Writing Tips

Writing for Academia, Literary Criticism & Analysis, Literature Reviews, and Annotated Bibliographies

How to Paraphrase a Source

  • When reading a passage, try first to understand it as a whole, rather than pausing to write down specific ideas or phrases.

  • Be selective. Unless your assignment is to do a formal or "literal" paraphrase, you usually don't need to paraphrase an entire passage; instead, choose and summarize the material that helps you make a point in your paper.

  • Think of what "your own words" would be if you were telling someone who's unfamiliar with your subject (your mother, your brother, a friend) what the original source said.

  • Remember that you can use direct quotations of phrases from the original within your paraphrase, and that you don't need to change or put quotation marks around shared language.

Methods of Paraphrasing

  1. Look away from the source then write: Read the text you want to paraphrase several times until you feel that you understand it and can use your own words to restate it to someone else. Then, look away from the original and rewrite the text in your own words.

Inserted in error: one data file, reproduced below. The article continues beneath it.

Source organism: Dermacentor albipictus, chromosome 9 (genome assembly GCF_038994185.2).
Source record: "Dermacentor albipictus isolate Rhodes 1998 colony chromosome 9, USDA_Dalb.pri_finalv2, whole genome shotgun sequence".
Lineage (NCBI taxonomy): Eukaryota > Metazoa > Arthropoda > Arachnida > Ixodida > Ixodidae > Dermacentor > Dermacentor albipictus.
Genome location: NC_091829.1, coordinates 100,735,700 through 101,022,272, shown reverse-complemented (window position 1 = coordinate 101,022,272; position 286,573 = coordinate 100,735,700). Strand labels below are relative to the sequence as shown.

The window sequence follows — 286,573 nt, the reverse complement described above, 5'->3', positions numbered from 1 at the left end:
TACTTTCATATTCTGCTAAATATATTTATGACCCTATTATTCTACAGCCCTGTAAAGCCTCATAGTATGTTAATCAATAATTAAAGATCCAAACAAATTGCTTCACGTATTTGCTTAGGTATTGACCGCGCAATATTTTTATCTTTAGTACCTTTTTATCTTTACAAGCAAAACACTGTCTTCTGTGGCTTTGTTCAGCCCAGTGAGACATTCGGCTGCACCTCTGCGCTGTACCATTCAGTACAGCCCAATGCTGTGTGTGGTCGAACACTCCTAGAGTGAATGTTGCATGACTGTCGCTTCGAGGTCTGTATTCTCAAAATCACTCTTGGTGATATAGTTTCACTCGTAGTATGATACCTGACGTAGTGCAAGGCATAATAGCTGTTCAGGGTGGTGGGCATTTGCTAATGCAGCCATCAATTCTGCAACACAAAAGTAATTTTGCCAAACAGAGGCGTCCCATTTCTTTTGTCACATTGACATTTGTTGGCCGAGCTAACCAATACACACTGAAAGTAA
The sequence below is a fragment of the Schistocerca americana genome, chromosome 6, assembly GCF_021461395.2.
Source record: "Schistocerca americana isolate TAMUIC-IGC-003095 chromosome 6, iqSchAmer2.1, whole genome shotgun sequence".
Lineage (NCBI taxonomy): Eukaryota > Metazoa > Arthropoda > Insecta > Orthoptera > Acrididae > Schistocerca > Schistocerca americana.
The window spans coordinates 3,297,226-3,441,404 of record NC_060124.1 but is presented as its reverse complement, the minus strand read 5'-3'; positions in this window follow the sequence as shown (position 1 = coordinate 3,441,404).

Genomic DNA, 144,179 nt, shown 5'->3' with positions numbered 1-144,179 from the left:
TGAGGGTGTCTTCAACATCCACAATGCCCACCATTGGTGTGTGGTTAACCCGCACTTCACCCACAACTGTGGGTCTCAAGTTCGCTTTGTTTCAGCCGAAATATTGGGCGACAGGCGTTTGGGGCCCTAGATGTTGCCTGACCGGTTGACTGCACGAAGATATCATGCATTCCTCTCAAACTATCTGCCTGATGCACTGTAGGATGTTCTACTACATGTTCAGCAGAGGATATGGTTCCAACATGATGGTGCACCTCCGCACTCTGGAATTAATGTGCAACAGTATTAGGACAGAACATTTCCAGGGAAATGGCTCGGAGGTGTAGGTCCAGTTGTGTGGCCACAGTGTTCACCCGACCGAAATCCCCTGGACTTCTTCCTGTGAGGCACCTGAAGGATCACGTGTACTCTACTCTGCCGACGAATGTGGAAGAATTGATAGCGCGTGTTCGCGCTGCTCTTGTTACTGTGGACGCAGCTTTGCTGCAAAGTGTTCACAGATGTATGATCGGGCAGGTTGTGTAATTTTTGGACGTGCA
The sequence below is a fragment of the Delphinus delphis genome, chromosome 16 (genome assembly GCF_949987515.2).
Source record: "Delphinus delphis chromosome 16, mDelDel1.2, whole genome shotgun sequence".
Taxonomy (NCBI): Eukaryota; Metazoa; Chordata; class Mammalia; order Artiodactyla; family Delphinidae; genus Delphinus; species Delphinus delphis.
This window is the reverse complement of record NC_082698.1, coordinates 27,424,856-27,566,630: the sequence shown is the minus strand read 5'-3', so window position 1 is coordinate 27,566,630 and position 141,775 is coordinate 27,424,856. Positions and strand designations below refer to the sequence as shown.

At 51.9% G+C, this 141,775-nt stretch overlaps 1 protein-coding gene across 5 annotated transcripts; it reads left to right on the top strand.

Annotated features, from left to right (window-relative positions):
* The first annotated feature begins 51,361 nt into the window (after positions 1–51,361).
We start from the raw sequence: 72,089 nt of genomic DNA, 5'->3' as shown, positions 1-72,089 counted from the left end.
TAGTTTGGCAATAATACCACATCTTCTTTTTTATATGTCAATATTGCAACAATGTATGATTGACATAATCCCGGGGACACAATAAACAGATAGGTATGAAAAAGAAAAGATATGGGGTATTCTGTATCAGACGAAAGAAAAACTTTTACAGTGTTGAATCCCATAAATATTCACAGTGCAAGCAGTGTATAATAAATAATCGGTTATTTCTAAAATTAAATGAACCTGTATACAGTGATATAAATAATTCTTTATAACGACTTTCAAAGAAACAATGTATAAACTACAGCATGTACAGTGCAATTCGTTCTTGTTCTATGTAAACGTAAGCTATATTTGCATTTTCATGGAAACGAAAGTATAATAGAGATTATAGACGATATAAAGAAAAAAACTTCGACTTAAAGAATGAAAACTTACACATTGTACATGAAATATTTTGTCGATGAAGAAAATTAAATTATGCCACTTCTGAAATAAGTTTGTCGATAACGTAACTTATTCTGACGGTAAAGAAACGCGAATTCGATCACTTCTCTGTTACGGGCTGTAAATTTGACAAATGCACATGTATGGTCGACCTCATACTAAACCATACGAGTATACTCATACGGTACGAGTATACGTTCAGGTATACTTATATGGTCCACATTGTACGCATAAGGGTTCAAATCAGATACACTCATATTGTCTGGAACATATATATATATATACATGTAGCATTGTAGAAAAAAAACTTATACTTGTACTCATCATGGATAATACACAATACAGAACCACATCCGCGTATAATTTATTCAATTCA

2. Take notes: Take abbreviated notes; set the notes aside; then paraphrase from the notes a day or so later, or when you draft.

Adapted from The Writing Center 

How To Quote a Source

Introducing a quotation

One of your jobs as a writer is to guide your reader through your text. Don't simply drop quotations into your paper and leave it to the reader to make connections.

Integrating a quotation into your text usually involves two elements:

  • A signal that a quotation is coming - generally the author's name and/or a reference to the work.

  • An assertion that indicates the relationship of the quotation to your text.

There are several ways to integrate quotations into your text. Often, a short quotation works well when integrated into a sentence. Longer quotations can stand alone. Remember that quoting should be done only sparingly; be sure that you have a good reason to include a direct quotation when you decide to do so.

Adapted from The Writing Center and Purdue OWL

Saving Citations

RefWorks - RefWorks is a web-based bibliography and database manager that allows you to create a personal, searchable database of citations. These citations can be formatted into your Microsoft Word documents as footnotes or a custom bibliography.

Zotero - Zotero is a Firefox add-on that collects, manages, and cites research sources. It's free, easy to use, & lives in your web browser where you do your work.

When it comes time to put together your final paper, you may want to look back at this guide for resources on Citations and RefWorks.